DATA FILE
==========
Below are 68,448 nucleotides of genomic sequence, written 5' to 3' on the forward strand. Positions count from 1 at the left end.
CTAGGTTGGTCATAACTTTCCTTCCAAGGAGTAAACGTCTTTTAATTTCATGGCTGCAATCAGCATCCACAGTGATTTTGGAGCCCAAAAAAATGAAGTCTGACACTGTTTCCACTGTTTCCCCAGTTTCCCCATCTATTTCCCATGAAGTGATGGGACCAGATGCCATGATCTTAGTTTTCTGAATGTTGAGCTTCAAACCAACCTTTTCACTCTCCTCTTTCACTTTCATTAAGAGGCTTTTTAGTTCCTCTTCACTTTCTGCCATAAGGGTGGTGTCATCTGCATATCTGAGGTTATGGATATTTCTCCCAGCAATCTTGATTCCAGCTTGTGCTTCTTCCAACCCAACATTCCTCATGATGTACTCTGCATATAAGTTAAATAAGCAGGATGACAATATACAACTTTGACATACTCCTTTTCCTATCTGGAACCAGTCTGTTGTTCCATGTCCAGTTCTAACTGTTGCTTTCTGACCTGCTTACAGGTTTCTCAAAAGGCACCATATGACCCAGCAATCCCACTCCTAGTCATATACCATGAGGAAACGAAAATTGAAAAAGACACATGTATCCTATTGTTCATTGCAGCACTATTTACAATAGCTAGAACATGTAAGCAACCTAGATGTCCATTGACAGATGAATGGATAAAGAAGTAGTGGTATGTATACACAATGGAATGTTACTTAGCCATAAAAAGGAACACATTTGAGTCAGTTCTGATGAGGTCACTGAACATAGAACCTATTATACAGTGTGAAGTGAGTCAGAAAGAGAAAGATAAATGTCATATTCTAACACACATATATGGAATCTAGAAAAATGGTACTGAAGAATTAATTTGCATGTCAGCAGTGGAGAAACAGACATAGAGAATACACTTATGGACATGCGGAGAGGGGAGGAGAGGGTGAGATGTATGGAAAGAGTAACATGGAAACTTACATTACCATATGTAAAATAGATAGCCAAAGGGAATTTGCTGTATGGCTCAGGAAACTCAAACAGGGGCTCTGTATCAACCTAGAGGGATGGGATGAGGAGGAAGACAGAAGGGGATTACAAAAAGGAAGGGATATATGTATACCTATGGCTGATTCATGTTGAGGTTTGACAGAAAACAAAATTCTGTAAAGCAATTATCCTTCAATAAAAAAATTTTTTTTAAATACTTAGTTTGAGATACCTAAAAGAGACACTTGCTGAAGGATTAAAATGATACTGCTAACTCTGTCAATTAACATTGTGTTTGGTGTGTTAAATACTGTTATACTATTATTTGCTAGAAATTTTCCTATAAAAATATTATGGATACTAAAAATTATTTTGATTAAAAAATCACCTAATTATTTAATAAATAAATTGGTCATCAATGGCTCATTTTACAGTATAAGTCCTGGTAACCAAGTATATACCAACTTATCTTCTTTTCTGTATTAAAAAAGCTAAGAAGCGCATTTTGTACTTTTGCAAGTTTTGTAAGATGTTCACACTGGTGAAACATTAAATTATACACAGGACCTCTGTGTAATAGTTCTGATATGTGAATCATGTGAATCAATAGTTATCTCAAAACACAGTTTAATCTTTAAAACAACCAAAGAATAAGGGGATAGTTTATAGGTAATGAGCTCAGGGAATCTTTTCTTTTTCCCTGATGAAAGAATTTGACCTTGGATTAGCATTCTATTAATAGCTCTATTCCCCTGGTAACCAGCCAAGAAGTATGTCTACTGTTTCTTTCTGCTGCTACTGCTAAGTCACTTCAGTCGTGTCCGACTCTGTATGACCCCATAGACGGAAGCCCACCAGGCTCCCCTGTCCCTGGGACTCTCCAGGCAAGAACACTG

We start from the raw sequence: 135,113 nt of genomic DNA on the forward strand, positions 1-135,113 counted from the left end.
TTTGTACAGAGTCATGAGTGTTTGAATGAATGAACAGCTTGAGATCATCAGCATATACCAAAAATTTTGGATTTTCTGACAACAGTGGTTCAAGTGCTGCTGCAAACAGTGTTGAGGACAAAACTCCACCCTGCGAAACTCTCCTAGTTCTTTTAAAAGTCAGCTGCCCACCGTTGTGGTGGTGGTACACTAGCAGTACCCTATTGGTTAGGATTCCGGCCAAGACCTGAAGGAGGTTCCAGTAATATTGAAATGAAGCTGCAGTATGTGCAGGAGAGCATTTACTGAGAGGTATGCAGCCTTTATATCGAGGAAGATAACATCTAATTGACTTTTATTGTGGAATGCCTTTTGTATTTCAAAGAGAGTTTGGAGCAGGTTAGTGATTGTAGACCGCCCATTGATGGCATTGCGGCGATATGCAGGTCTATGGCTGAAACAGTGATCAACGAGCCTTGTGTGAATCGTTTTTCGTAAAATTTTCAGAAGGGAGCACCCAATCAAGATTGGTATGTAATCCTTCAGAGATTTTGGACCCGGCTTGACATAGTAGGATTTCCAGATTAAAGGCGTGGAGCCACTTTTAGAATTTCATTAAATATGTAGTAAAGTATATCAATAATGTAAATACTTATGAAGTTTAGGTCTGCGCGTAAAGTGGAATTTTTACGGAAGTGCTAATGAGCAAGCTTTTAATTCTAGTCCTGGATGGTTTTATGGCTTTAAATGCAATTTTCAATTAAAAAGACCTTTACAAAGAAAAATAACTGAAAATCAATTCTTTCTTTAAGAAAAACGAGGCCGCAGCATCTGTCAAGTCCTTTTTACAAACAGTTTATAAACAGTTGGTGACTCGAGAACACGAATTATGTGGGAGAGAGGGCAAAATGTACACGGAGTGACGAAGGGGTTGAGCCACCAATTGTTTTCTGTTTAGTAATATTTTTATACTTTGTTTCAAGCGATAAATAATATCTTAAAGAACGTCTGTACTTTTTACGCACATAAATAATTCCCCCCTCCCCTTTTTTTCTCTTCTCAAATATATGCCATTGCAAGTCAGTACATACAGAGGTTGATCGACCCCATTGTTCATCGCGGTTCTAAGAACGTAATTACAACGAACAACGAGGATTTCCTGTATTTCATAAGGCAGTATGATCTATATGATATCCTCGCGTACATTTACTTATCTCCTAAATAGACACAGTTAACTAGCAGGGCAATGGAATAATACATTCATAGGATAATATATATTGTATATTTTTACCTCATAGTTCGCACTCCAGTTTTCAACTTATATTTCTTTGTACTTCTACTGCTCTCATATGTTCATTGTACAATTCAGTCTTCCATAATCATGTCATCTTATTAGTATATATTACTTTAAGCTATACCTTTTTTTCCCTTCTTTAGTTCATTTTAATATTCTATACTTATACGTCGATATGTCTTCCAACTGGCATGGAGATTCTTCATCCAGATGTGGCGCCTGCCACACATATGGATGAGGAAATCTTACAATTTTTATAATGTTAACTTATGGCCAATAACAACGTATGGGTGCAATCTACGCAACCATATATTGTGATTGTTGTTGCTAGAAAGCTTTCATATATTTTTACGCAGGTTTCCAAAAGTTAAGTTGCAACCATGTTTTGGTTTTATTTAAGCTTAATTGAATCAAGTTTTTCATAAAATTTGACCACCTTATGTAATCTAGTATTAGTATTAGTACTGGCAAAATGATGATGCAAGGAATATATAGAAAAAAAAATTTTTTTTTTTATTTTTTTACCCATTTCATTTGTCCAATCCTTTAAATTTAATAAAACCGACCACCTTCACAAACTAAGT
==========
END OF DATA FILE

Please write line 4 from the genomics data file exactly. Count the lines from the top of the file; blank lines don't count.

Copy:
TTTGTACAGAGTCATGAGTGTTTGAATGAATGAACAGCTTGAGATCATCAGCATATACCAAAAATTTTGGATTTTCTGACAACAGTGGTTCAAGTGCTGCTGCAAACAGTGTTGAGGACAAAACTCCACCCTGCGAAACTCTCCTAGTTCTTTTAAAAGTCAGCTGCCCACCGTTGTGGTGGTGGTACACTAGCAGTACCCTATTGGTTAGGATTCCGGCCAAGACCTGAAGGAGGTTCCAGTAATATTGAAATGAAGCTGCAGTATGTGCAGGAGAGCATTTACTGAGAGGTATGCAGCCTTTATATCGAGGAAGATAACATCTAATTGACTTTTATTGTGGAATGCCTTTTGTATTTCAAAGAGAGTTTGGAGCAGGTTAGTGATTGTAGACCGCCCATTGATGGCATTGCGGCGATATGCAGGTCTATGGCTGAAACAGTGATCAACGAGCCTTGTGTGAATCGTTTTTCGTAAAATTTTCAGAAGGGAGCACCCAATCAAGATTGGTATGTAATCCTTCAGAGATTTTGGACCCGGCTTGACATAGTAGGATTTCCAGATTAAAGGCGTGGAGCCACTTTTAGAATTTCATTAAATATGTAGTAAAGTATATCAATAATGTAAATACTTATGAAGTTTAGGTCTGCGCGTAAAGTGGAATTTTTACGGAAGTGCTAATGAGCAAGCTTTTAATTCTAGTCCTGGATGGTTTTATGGCTTTAAATGCAATTTTCAATTAAAAAGACCTTTACAAAGAAAAATAACTGAAAATCAATTCTTTCTTTAAGAAAAACGAGGCCGCAGCATCTGTCAAGTCCTTTTTACAAACAGTTTATAAACAGTTGGTGACTCGAGAACACGAATTATGTGGGAGAGAGGGCAAAATGTACACGGAGTGACGAAGGGGTTGAGCCACCAATTGTTTTCTGTTTAGTAATATTTTTATACTTTGTTTCAAGCGATAAATAATATCTTAAAGAACGTCTGTACTTTTTACGCACATAAATAATTCCCCCCTCCCCTTTTTTTCTCTTCTCAAATATATGCCATTGCAAGTCAGTACATACAGAGGTTGATCGACCCCATTGTTCATCGCGGTTCTAAGAACGTAATTACAACGAACAACGAGGATTTCCTGTATTTCATAAGGCAGTATGATCTATATGATATCCTCGCGTACATTTACTTATCTCCTAAATAGACACAGTTAACTAGCAGGGCAATGGAATAATACATTCATAGGATAATATATATTGTATATTTTTACCTCATAGTTCGCACTCCAGTTTTCAACTTATATTTCTTTGTACTTCTACTGCTCTCATATGTTCATTGTACAATTCAGTCTTCCATAATCATGTCATCTTATTAGTATATATTACTTTAAGCTATACCTTTTTTTCCCTTCTTTAGTTCATTTTAATATTCTATACTTATACGTCGATATGTCTTCCAACTGGCATGGAGATTCTTCATCCAGATGTGGCGCCTGCCACACATATGGATGAGGAAATCTTACAATTTTTATAATGTTAACTTATGGCCAATAACAACGTATGGGTGCAATCTACGCAACCATATATTGTGATTGTTGTTGCTAGAAAGCTTTCATATATTTTTACGCAGGTTTCCAAAAGTTAAGTTGCAACCATGTTTTGGTTTTATTTAAGCTTAATTGAATCAAGTTTTTCATAAAATTTGACCACCTTATGTAATCTAGTATTAGTATTAGTACTGGCAAAATGATGATGCAAGGAATATATAGAAAAAAAAATTTTTTTTTTTATTTTTTTACCCATTTCATTTGTCCAATCCTTTAAATTTAATAAAACCGACCACCTTCACAAACTAAGT